Home - The Official Formula 1 Website Skip to content

Eric Boullier Q&A: Renault targeting top three return 31 Mar 2010

Robert Kubica (POL) Renault and Eric Boullier (FRA) Renault F1 Team Principal celebrate 2nd position. 
Formula One World Championship, Rd 2, Australian Grand Prix, Race, Albert Park, Melbourne, Australia, Sunday, 28 March 2010 Robert Kubica (POL) Renault celebrates his second position on the podium.
Formula One World Championship, Rd 2, Australian Grand Prix, Race, Albert Park, Melbourne, Australia, Sunday, 28 March 2010 Eric Boullier (FRA) Renault F1 Team Principal.
Formula One World Championship, Rd 2, Australian Grand Prix, Preparations, Albert Park, Melbourne, Australia, Thursday, 25 March 2010 Robert Kubica (POL) Renault R30.
Formula One World Championship, Rd 2, Australian Grand Prix, Practice Day, Albert Park, Melbourne, Australia, Friday, 26 March 2010 Vitaly Petrov (RUS) Renault R30 
Formula One World Championship, Rd 2, Australian Grand Prix, Practice Day, Albert Park, Melbourne, Australia, Friday, 26 March 2010

Just two races into the season and Renault are already back on the podium - not bad going for new team principal Eric Boullier. And thanks to Robert Kubica’s second place in Australia last weekend, the French team now lie fourth in the constructors’ standings. Boullier, however, is determined they won’t sit on their laurels just yet, and is instead aggressively targeting third place in the championship table, as he explains to Formula1.com...

Q: Eric, you have been Renault’s team principal for just a few months. How are you finding your new role?
Eric Boullier:
It feels very, very good. But what can you expect after that fantastic Melbourne weekend? I am very much enjoying my job! I have entered into a new world. In fact it is a completely different universe from what I was used to. Although the day-to-day business of racing is pretty similar to what I was used to, everything else - the hype, the media, the responsibility - is so much more. ‘More’ is the word that I would use to describe it. I would not say being the team principal of an F1 team is a dream come true, but it is definitely a step that you want to make after working in so many other racing categories. If you’re good, F1 could be the ultimate step.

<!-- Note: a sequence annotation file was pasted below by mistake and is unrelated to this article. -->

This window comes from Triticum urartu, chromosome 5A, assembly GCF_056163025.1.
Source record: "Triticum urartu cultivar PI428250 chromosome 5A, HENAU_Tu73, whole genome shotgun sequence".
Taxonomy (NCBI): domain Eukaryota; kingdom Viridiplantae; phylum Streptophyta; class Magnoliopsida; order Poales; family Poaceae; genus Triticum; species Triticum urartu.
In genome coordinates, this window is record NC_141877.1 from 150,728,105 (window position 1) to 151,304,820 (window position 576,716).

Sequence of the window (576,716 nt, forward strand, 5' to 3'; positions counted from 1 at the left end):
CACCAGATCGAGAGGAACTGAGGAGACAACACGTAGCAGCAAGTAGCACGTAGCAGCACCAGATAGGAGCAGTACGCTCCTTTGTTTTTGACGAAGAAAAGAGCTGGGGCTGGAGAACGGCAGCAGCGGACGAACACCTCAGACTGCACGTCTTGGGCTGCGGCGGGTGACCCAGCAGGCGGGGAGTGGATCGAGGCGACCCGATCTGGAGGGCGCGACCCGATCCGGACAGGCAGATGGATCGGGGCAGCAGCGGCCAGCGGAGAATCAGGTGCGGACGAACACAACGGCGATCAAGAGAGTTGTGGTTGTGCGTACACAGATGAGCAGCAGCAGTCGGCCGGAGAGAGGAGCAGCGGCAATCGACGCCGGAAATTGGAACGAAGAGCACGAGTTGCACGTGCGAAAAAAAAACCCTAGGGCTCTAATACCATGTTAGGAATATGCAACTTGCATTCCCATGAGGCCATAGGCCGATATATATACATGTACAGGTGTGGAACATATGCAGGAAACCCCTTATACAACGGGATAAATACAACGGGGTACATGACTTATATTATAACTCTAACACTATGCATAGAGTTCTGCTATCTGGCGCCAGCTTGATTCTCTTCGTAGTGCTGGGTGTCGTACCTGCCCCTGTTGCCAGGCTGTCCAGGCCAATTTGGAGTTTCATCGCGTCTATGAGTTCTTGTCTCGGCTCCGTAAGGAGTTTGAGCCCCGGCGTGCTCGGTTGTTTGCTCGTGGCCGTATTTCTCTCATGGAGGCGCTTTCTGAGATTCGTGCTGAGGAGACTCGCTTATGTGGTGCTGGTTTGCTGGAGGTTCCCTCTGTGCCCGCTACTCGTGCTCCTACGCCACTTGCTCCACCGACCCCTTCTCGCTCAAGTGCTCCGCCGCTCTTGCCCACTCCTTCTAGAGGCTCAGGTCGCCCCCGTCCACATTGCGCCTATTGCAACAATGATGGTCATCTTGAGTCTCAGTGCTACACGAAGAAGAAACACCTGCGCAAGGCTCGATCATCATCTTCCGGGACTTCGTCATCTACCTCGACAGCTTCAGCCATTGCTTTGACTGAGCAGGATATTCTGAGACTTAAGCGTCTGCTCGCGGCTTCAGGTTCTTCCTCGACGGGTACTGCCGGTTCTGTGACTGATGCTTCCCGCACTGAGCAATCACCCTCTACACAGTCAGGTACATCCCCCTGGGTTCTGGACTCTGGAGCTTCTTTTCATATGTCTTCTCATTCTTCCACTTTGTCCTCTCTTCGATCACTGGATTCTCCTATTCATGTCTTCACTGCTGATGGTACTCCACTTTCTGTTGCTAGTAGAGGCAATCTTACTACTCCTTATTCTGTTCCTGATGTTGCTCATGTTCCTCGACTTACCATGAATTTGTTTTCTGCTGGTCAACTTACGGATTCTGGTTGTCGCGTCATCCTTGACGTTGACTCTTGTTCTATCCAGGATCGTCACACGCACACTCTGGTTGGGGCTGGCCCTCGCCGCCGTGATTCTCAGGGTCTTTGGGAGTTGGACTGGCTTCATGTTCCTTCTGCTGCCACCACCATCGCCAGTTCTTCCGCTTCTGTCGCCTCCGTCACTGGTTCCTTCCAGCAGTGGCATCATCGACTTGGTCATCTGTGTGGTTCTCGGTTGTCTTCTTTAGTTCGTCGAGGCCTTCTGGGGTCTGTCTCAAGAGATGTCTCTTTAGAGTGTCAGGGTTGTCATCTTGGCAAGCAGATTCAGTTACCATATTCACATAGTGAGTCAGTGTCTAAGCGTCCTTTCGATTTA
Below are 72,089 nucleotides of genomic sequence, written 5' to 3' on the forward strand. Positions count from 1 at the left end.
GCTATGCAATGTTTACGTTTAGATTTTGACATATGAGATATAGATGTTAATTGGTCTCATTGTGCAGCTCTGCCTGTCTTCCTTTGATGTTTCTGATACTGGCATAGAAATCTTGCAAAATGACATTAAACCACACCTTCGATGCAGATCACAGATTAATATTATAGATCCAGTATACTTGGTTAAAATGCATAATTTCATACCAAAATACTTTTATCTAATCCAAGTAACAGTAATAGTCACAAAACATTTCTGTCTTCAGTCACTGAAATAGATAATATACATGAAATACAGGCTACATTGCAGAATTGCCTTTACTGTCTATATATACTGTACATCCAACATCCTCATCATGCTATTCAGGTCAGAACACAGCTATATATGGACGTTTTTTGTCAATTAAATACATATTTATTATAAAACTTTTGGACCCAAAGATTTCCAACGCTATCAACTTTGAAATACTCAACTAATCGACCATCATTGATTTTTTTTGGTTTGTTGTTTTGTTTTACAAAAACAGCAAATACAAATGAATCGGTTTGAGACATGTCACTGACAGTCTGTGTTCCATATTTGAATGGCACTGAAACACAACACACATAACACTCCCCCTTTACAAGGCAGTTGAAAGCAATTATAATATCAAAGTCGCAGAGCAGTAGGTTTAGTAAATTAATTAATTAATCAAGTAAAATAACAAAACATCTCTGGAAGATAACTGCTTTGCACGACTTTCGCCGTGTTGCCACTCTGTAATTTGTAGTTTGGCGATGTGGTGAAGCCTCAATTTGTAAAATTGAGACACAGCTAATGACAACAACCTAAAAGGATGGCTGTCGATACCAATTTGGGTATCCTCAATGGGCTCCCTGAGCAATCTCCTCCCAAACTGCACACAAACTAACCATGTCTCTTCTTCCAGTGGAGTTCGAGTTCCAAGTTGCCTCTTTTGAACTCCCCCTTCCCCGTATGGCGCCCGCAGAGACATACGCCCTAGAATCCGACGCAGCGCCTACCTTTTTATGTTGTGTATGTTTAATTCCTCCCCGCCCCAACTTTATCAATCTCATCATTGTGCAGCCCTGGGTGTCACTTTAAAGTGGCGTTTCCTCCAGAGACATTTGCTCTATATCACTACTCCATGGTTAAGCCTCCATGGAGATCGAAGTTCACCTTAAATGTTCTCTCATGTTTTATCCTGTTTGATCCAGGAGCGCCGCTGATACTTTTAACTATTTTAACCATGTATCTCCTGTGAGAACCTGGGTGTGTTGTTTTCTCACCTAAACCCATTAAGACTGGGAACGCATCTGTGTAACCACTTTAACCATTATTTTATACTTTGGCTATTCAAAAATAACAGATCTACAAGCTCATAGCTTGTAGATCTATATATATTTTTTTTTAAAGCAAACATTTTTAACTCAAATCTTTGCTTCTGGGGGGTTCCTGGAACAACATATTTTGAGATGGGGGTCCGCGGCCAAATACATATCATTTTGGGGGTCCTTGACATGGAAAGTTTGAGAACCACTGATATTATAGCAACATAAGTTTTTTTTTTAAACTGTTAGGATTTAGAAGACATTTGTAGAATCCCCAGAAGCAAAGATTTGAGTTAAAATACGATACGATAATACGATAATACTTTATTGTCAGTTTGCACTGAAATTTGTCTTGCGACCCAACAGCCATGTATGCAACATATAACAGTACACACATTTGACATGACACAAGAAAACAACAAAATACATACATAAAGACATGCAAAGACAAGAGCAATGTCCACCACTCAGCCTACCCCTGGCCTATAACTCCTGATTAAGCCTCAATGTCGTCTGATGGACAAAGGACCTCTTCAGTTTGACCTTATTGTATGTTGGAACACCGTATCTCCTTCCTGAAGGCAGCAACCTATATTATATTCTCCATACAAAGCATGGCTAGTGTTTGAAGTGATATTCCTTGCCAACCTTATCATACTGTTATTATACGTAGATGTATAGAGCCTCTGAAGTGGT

Q: What would you say is the job description for a team principal?
EB:
It has two aspects. First it’s purely about the management of people. To build up a successful blend of people who can deliver. Secondly it is the ability to understand the global nature of the sport in every aspect, from marketing, to business and to politics. You have to mix commercial issues, with the interests of manufacturers and with human considerations. To handle this part successfully is the most important thing for a team principal.

Q: Renault had a very difficult 2009 season. Are you surprised by the result in Melbourne?
EB:
Well, I think that everybody working in Formula One is very passionate about the sport. The strength of this team is that at its core the people are proper racers, and so even if your morale has been affected by unfortunate affairs, you need to be able to bounce back. If you sit down and cry over spilt milk you will not go anywhere. The will and ability to bounce back is what makes real winners.

Q: Kubica is widely regarded as one of the team’s biggest assets. Would you agree?
EB:
Completely! Robert is ideal for us. He is a pure racer, like Fernando (Alonso), and so he fits very well with the team. It is a great motivation for the whole team to see a driver still working with the engineers late into the night - pushing and demanding. If the engineers can follow those demands, and the driver can put that onto the track, then you will have that result.

Q: At the first two races Kubica made it into Q3, while Robert’s second place in Australia catapulted Renault to P4 in the constructors’ standings. Who would you identify as your biggest challengers?
EB:
To be honest, we have to work much harder, be much more efficient and aim for P3. We don’t care about P4.

Q: Your rookie driver Vitaly Petrov is the first Russian driver in Formula One racing. Was that one of the main reasons you decided to sign him?
EB:
It was very clear that we had to consider an experienced driver, and once we had found him, with Robert, we could concentrate on the rookie driver. There were quite a number of parameters for our decision. The first one was of course performance, and Vitaly had shown that by finishing second in the GP2 championship. There was of course some risk in signing a rookie in terms of his ability to score points, but of course it is good to bring new nationalities into Formula One, and clearly a new market as well. Take Fernando and Spain. Ten years ago Spanish fans were following all kinds of sports, but not really Formula One, and now F1 is one of the most popular sports there. We clearly hope that we can do the same with Russia.

Q: The move from a manufacturer team to a virtual privateer team. What have been the biggest obstacles?
EB:
I think it is basically to make people understand that we have a different way of managing the team - that’s it.